Tuesday, May 7, 2013

#92 Corn Chowder

Another favorite of ours, is Corn Chowder, a milk or cream based vegetable soup. This dish is very good for kids and well loved by grown-ups too. Corn chowder is an easy dish to make, a little bit sweet, light but filling. I remember this is what we made at one of our home economics classes in high school back in PI, our teacher Mrs. Olandria loved it, I still remember that day, it was a simple recipe that I found in a recipe book that my mom bought and I remember using alpine evaporated milk as a substitute for fresh milk, which was hard to come by back in the days. Chowders are not widely consumed back then also because we like clear soups made with fresh seafood or other meats. It took me a while to develop a liking for cream based soups, and this is one of the very first ones I fell hard with. It is thick and just delicious. She loves helping out in the kitchen so I let her make most of the soup, with my help of course. We had a lot of fun and loved having it for our weekend lunch :)

Yield: Serves 4



1 medium onion
1 small clove garlic
2 medium potatoes
1 tbsp. butter
3 cups vegetable broth
1/2 cup milk
1 can of corn, about 7 ounces, drained
1/3 cup heavy cream

  1. Chop onion finely, crush the garlic, and peel and cut the potatoes into small cubes.
  2. Melt the butter in a large saucepan. Cook the onion and garlic very gently for 10-12 minutes, until soft.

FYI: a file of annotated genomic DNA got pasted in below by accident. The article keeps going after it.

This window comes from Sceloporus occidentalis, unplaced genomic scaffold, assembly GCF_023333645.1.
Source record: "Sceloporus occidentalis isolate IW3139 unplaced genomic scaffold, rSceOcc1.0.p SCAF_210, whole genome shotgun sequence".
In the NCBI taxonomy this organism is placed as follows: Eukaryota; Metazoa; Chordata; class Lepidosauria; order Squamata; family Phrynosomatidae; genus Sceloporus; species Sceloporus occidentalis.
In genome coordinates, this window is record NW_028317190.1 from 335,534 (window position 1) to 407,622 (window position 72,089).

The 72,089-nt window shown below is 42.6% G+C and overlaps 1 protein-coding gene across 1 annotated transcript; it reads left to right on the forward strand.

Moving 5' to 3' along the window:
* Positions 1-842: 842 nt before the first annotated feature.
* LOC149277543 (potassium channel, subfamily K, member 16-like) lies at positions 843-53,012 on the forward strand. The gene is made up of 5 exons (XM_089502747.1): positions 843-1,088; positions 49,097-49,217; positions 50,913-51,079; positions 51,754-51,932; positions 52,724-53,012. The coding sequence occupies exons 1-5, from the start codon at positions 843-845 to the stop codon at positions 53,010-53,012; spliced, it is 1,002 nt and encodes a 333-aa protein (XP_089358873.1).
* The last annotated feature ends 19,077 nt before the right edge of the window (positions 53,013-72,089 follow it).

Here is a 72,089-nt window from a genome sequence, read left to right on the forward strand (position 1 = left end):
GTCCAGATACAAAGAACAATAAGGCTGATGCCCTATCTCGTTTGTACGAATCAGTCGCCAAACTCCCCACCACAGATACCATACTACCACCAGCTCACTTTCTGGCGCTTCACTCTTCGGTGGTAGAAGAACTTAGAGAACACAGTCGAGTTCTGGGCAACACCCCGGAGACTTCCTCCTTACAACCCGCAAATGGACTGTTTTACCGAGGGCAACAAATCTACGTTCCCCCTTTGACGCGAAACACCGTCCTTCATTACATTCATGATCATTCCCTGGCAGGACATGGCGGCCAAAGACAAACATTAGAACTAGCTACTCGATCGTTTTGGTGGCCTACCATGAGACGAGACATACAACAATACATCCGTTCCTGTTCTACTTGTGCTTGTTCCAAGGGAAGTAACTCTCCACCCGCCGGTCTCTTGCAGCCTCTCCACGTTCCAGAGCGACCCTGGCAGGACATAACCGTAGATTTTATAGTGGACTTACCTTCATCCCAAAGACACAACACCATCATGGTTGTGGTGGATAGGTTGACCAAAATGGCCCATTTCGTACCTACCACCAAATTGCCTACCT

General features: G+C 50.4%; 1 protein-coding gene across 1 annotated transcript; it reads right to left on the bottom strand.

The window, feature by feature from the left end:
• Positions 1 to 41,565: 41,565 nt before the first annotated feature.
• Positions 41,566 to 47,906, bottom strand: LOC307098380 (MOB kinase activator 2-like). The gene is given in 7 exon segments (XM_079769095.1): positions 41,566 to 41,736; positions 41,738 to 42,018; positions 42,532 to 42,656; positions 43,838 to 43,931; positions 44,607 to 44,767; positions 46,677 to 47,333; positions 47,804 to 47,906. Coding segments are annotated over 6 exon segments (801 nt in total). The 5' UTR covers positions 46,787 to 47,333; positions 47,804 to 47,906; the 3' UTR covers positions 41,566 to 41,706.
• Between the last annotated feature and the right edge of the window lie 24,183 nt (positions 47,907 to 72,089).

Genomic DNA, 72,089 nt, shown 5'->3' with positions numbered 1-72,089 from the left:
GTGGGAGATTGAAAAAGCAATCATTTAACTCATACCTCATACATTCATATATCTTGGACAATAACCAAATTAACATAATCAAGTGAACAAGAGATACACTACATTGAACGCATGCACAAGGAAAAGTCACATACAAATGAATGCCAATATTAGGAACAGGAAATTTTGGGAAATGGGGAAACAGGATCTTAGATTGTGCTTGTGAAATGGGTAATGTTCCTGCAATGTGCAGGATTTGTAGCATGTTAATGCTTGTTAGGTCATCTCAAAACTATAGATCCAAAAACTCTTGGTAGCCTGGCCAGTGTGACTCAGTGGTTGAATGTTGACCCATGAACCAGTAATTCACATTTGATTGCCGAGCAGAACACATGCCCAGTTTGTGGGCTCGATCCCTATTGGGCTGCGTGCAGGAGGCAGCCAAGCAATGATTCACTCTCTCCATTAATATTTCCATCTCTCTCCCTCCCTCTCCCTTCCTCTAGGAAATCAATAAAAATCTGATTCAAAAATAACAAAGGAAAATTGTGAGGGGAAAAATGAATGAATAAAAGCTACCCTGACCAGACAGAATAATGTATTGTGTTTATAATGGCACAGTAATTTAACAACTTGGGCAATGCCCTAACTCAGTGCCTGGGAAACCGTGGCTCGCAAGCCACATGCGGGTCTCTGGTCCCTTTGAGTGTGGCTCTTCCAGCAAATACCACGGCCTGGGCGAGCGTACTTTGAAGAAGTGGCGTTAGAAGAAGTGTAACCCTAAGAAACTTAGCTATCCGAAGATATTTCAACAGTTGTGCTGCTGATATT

3. Add the potato cubes, broth , and milk. Bring the mixture to a boil, then reduce the heat and simmer, partly covered, for 15 minutes.
  4. Add the corn and simmer (again, partly covered) for 5 to 10 minutes more, until the potato is  soft. If the mixture feels very thick, add 2 or 3 tbsp. hot water.
  5. Turn off the heat. Leave the mixture to cool, then put half aside in a bowl. If you have a hand blender, blend the remaining half in the saucepan until smooth. (Otherwise, puree it in a blender and return it to the saucepan.)
  6. Add the soup in the bowl to the soup in the saucepan and stir in the cream. Reheat gently to serve.
  7. Sprinkle dill on top for flavor and color. You can also sprinkle crumbled crackers or bread with it.

Recipe adapted from the book: You can cook by Annabel Karmel


Chowder has many variations, usually made with seafood and vegetables, it originated in the New England region of the  US. The New England Clam Chowder is the most popular and widely consumed in Maine, New Hampshire, Vermont, Massachusetts, Rhode Island, and Connecticut and Atlantic Canada. Corn Chowder is our favorite of all.

Fresh dill adds a nice flavor to it so I put a lot in mine, try it! :)

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